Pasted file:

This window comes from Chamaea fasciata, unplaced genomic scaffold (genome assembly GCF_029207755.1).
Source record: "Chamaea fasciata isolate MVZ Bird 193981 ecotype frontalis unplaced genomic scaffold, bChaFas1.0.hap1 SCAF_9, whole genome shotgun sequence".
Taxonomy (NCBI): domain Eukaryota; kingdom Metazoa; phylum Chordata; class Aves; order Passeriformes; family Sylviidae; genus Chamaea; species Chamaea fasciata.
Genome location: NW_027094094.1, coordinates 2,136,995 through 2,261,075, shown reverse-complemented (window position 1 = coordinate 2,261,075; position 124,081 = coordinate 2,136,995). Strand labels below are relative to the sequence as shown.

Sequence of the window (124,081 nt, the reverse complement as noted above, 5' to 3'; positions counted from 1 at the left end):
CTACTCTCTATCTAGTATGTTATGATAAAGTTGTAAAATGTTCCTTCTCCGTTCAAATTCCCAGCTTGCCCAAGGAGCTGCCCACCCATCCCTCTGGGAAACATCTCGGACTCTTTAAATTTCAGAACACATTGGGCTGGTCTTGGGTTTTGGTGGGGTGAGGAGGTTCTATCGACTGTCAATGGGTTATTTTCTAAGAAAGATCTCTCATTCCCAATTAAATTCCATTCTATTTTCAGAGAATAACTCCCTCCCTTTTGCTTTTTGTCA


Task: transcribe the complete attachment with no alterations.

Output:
This window comes from Chamaea fasciata, unplaced genomic scaffold (genome assembly GCF_029207755.1).
Source record: "Chamaea fasciata isolate MVZ Bird 193981 ecotype frontalis unplaced genomic scaffold, bChaFas1.0.hap1 SCAF_9, whole genome shotgun sequence".
Taxonomy (NCBI): domain Eukaryota; kingdom Metazoa; phylum Chordata; class Aves; order Passeriformes; family Sylviidae; genus Chamaea; species Chamaea fasciata.
Genome location: NW_027094094.1, coordinates 2,136,995 through 2,261,075, shown reverse-complemented (window position 1 = coordinate 2,261,075; position 124,081 = coordinate 2,136,995). Strand labels below are relative to the sequence as shown.

Sequence of the window (124,081 nt, the reverse complement as noted above, 5' to 3'; positions counted from 1 at the left end):
CTACTCTCTATCTAGTATGTTATGATAAAGTTGTAAAATGTTCCTTCTCCGTTCAAATTCCCAGCTTGCCCAAGGAGCTGCCCACCCATCCCTCTGGGAAACATCTCGGACTCTTTAAATTTCAGAACACATTGGGCTGGTCTTGGGTTTTGGTGGGGTGAGGAGGTTCTATCGACTGTCAATGGGTTATTTTCTAAGAAAGATCTCTCATTCCCAATTAAATTCCATTCTATTTTCAGAGAATAACTCCCTCCCTTTTGCTTTTTGTCA